I was extremely lucky to have the opportunity to talk with Chris a couple of times that day, at Lunch (where he even paid the tables tab!) and at dinner for the sponsors and speakers in the evening (how lucky was I!). This is a very humble guy – it would be very easy in Chris’ position to simply rub shoulders with the other people around the world who share his success but I get the feeling his mantra is about never forgetting where you’ve been and helping the up and coming stars (in fact he references this in his book and definitely carries it out in real life). All day, Chris gave his time to whomever approached him, always happy to share stories and sign books – it must have been pretty exhausting for him but he never once looked uninterested in anyone – in fact, far from it, he always showed interest beyond the call of duty. This is how he does business and in my opinion it’s one of the main reasons he’s been so successful. I see the same traits in Trey Pennington (whom I also met from Likeminds last year). These guys are just genuinely nice and make it their business to help others (they are true connectors) – they know when they do this that they will benefit, maybe not immediately but certainly over time. This has been part of the way I’ve built my business. Where possible I try and add value to others, helping them with their problems or challenges – I never ask for anything in return, but over time this definitely leads to more good than bad experiences. I’d strongly recommend you considering this path for your business too.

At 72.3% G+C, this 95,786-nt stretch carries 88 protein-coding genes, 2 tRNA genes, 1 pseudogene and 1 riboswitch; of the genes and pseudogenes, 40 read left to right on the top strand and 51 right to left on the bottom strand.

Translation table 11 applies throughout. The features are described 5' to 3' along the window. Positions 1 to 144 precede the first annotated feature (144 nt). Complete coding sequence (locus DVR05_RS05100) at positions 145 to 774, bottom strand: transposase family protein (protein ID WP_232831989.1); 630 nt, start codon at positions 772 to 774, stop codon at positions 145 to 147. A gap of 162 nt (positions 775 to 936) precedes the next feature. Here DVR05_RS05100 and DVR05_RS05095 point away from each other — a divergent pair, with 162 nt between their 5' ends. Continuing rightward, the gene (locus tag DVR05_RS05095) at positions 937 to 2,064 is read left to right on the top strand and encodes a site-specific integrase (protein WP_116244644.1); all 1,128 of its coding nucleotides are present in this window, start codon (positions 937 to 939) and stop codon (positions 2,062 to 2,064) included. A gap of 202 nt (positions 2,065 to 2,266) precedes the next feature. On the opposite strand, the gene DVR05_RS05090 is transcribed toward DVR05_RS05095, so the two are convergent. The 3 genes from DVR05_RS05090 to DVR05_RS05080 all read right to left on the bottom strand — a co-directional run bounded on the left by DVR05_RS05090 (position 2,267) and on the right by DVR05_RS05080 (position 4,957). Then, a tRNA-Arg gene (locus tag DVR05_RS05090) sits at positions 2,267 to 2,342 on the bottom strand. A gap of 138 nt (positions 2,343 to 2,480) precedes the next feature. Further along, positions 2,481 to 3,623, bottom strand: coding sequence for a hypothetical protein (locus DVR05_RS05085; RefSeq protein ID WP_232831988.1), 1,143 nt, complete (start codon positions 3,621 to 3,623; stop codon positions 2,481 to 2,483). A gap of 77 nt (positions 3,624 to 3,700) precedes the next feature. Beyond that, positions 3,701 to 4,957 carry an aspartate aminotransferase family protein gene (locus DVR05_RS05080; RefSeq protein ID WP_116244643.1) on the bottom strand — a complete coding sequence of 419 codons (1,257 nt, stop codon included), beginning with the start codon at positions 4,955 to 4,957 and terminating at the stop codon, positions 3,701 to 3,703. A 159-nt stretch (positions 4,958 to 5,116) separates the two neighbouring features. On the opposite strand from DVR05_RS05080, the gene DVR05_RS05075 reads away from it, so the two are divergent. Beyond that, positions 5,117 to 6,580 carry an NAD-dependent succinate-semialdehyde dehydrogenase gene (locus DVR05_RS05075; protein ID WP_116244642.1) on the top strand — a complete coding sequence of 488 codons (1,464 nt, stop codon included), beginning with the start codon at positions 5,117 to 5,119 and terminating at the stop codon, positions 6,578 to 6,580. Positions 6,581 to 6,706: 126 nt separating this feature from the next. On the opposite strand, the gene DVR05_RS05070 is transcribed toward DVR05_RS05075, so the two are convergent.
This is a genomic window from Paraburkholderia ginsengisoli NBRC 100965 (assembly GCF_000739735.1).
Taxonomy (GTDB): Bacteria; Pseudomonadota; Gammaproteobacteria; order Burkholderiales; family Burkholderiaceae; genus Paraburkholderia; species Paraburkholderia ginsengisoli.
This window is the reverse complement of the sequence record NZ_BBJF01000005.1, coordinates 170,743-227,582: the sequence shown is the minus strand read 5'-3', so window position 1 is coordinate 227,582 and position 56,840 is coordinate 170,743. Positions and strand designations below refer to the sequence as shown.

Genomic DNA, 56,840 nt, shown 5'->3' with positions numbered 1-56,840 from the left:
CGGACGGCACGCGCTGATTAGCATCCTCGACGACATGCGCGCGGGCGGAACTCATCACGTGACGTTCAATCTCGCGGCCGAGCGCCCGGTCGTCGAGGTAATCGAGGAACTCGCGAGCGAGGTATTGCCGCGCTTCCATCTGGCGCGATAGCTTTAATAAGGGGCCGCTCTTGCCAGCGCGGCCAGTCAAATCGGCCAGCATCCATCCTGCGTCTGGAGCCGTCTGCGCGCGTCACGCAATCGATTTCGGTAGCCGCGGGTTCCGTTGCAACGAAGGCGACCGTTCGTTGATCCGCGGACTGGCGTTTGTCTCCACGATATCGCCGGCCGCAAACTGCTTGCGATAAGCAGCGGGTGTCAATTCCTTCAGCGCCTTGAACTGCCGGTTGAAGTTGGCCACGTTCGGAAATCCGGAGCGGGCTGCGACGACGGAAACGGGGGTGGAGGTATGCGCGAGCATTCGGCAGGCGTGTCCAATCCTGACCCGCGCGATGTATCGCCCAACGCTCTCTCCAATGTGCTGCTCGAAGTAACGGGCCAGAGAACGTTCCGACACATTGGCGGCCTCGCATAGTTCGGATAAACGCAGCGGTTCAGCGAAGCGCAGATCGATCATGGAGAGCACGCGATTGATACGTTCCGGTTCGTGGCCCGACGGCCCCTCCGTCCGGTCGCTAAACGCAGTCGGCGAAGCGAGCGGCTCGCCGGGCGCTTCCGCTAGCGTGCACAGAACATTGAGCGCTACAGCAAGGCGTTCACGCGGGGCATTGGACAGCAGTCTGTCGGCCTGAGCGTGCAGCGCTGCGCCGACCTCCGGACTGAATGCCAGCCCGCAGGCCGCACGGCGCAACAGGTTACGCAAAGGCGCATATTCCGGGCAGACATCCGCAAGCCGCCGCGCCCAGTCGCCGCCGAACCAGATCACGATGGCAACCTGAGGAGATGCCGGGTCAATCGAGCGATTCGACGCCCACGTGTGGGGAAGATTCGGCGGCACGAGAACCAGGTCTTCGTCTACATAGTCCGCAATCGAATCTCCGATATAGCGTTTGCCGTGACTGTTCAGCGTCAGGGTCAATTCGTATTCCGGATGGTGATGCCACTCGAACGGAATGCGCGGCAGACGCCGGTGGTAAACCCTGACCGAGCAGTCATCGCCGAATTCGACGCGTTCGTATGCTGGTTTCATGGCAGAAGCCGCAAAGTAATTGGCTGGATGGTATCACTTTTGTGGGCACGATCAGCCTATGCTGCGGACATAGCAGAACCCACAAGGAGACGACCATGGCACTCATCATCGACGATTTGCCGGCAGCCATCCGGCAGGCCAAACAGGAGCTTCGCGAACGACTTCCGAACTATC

Another thing that particularly impressed me about Chris was his ability with names. Chris signed my book at lunch and asked me my first name for it, later that night, having met literally hundreds of people he was still calling me by it and that was special – I noticed he did this with everyone he met. I wrote a post about the importance of a name a while ago. This skill is so important in getting ahead in business and clearly Chris knows this.

I want to end on something Chris said in his keynote speech at the end of Likeminds. It was probably my ‘take-away’ for the day – ‘Make your customers feel special’ – Chris talks of the ‘guest experience’ for customers, a term coined by Disney I believe. This is essentially going the extra mile for them and leaving them with a warm feeling, one that makes them want to refer you on. This was also one of the points that Jeffrey Gitomer makes about great customer service being the number one priority for any company – get that right and you’re on the road to success. I learnt about a system called the ‘net promoter score’ the other day – it’s a system that monitors how many of your customers would be prepared to refer your business. Most companies struggle to get above 30% and in fact many are far lower. It strikes me that social media tools, on top of good company principles and values would lead companies to increasing their NPS scores, something I may focus on in another blog post sometime. We’re all looking for more success, I think it’s absolutely vital to remember everyone that’s helped you on the way up and make sure that you always remain true to your values – Chris Brogan is a bit of a master at this and I learnt a lot from the day with him. I hope to have passed some on to you all out there.